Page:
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31. Croatian Journal of Philosophy: Volume > 10 > Issue: 1
Ophelia Deroy The Importance of Being Able: Personal Abilities in Common Sense Psychology and Cognitive Sciences
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The paper aims at reconsidering the problem of “practical knowledge” at a proper level of generality, and at showing the role that personal abilities play in it. The notion of “practical knowledge” has for long been the focus of debates both in philosophy and related areas in psychology. It has been wholly captured by debates about ‘knowledge’ and has more recently being challenged in its philosophical foundations as targeting a specific attitude of ‘knowing-how’. But what are the basic facts accounted in the “knowing-how” debate? The problem is much more fundamental than knowledge: it addresses the need for an explanation of intelligent or guided behaviour, that could account for some distinctive aspects involved in the performance, but without positing too much beyond the observable actions. This is what I call the problem of “practical mastery” (PM). PM raises three questions: what kind of behaviour require such an explanation? What is distinctive about practical mastery? What does it consist in: a form of knowledge, or something else? I argue here that the notion of ability offers a less restrictive, though no less powerful answer to these three questions. It can offer an independent objective grasp on the subjects of attribution. I conclude that the notion is central both to account for common-sense psychology and to understand what experimental psychology actually measures and tests for.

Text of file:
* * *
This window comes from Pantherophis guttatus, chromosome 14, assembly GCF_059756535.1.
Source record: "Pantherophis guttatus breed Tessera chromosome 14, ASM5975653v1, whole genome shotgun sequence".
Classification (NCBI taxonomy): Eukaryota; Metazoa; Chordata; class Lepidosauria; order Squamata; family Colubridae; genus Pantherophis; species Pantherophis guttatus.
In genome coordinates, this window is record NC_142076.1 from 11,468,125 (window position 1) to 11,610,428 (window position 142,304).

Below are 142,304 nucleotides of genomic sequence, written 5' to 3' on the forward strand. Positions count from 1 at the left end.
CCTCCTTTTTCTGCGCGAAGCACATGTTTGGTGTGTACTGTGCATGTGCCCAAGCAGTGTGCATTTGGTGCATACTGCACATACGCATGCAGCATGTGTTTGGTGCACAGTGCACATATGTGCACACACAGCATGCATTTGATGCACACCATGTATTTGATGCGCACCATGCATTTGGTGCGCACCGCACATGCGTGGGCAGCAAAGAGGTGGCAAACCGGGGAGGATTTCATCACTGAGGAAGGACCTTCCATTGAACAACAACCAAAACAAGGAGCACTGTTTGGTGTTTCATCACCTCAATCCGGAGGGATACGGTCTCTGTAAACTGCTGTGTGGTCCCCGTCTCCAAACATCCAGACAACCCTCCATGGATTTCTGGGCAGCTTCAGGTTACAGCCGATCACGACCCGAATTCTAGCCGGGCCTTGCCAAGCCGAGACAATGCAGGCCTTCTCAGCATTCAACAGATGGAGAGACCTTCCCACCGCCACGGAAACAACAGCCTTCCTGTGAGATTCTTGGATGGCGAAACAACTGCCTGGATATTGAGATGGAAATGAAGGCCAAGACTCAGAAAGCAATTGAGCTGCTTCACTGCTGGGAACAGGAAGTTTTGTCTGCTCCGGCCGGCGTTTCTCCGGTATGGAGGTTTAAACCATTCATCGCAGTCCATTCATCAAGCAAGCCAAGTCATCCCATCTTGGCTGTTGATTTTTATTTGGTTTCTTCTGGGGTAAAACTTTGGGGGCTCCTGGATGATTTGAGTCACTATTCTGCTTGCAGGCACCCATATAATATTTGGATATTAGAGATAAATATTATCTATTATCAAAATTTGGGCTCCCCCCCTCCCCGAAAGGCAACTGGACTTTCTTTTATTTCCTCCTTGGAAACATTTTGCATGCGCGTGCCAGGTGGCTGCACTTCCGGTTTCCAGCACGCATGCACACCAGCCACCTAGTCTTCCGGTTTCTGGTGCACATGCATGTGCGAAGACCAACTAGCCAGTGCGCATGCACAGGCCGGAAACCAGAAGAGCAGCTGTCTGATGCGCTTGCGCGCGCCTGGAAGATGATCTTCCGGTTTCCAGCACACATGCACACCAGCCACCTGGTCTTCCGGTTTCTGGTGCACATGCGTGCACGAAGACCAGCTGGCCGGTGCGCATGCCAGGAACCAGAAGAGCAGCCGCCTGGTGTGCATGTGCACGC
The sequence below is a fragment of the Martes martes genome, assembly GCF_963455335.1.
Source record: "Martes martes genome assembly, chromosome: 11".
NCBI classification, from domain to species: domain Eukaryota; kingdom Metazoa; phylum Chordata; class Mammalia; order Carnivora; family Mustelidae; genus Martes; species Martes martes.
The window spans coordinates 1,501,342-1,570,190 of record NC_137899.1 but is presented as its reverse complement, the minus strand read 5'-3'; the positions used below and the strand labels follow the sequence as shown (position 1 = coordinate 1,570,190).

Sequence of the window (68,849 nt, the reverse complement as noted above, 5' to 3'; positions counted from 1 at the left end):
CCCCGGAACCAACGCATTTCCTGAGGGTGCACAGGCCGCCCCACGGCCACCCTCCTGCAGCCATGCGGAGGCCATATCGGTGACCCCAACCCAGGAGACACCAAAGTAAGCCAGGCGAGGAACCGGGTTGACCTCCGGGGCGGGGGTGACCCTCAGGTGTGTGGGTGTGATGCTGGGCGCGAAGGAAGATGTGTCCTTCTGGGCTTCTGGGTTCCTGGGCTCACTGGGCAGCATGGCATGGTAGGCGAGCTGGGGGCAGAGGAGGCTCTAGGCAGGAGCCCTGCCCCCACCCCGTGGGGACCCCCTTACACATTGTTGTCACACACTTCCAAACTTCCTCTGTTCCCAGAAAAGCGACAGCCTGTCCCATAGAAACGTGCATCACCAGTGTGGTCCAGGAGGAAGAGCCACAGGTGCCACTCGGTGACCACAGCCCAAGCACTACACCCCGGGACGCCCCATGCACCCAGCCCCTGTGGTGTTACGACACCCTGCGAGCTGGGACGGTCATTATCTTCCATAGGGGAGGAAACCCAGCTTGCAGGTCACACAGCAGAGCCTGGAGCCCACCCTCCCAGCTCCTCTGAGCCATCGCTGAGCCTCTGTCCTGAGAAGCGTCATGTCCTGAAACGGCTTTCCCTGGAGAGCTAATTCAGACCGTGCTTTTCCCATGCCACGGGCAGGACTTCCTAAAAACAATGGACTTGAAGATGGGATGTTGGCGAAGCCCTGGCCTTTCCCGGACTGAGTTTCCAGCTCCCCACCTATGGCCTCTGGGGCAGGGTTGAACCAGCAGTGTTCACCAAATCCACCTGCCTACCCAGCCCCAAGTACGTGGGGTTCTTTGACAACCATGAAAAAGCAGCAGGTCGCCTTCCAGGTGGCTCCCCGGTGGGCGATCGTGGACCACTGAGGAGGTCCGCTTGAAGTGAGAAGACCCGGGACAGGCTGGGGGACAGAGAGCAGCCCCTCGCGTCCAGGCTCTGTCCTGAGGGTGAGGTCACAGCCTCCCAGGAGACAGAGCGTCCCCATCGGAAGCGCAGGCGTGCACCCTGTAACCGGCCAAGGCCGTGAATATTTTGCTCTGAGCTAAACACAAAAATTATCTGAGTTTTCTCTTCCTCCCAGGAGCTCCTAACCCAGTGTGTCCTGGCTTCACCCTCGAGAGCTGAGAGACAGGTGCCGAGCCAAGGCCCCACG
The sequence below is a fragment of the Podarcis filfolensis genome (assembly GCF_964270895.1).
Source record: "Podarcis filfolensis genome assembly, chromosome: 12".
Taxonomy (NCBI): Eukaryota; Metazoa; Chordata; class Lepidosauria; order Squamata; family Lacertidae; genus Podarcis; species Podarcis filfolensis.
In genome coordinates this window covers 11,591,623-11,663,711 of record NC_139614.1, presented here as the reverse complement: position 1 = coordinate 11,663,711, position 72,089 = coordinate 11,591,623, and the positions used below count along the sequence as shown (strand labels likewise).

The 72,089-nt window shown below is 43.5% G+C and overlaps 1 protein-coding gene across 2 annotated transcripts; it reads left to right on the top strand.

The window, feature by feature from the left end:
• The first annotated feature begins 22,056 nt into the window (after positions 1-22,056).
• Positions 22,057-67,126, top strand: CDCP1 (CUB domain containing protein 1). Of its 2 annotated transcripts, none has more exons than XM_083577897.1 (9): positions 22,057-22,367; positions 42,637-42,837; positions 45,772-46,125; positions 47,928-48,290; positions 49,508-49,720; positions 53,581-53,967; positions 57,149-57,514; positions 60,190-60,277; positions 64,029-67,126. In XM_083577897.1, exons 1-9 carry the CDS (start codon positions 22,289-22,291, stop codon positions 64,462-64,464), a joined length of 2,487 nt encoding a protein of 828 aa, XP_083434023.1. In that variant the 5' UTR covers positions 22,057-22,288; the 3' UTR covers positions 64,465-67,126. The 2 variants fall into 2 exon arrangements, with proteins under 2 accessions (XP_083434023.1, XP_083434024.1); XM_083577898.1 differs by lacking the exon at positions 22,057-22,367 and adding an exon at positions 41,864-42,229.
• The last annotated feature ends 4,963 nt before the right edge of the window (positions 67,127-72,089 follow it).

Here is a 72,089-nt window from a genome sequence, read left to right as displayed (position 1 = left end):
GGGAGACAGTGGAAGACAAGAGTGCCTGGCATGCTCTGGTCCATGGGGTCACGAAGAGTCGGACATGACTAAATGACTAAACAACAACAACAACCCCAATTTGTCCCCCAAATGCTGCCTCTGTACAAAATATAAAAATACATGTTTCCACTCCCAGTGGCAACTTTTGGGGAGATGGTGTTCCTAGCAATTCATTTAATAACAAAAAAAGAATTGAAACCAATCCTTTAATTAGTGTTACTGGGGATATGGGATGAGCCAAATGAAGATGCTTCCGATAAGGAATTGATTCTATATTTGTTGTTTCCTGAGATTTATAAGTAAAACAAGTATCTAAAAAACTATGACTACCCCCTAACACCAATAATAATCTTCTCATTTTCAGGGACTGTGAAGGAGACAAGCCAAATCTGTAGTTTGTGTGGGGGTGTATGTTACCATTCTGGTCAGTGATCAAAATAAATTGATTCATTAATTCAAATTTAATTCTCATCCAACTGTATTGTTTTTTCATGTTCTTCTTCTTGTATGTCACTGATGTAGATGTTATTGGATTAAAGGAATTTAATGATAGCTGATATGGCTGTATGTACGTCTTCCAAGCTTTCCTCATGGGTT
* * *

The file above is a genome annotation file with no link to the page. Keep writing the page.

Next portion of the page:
32. Croatian Journal of Philosophy: Volume > 10 > Issue: 1
Greg Sherkoske Direction of Fit Accounts of Belief and Desire Revisited
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Proponents of Humean belief-desire psychology often appeal to the metaphor of direction of fit. Roughly, the distinction between belief and desire boils down to the differing relationship between the attitude, its content, and the way the world is. Belief in P will tend to go out of existence when confronted with the introduced (perception-like) state of not P. The desire that p will, by contrast, persist in face of the introduced state that not P. The world is to be aligned to match it. Two problems threaten the direction of fit strategy. The first is a worrying lack of clarity in the notion of an introduced state. On Smith’s view, this state looks and functions like a belief; this saddles the direction of fit strategy with vicious circularity. Second, David Copp and David Sobel argue that whether the metaphor iscashed out in descriptive or normative terms, the direction of fit metaphor is fatally flawed. This gloomy prognosis is premature: the Humean should adopt a normative interpretation, since doing so would yield salvage the metaphor. The cost of the salvage, however, might be higher than Humeans want, since the normative view can be happily accepted by Kantians.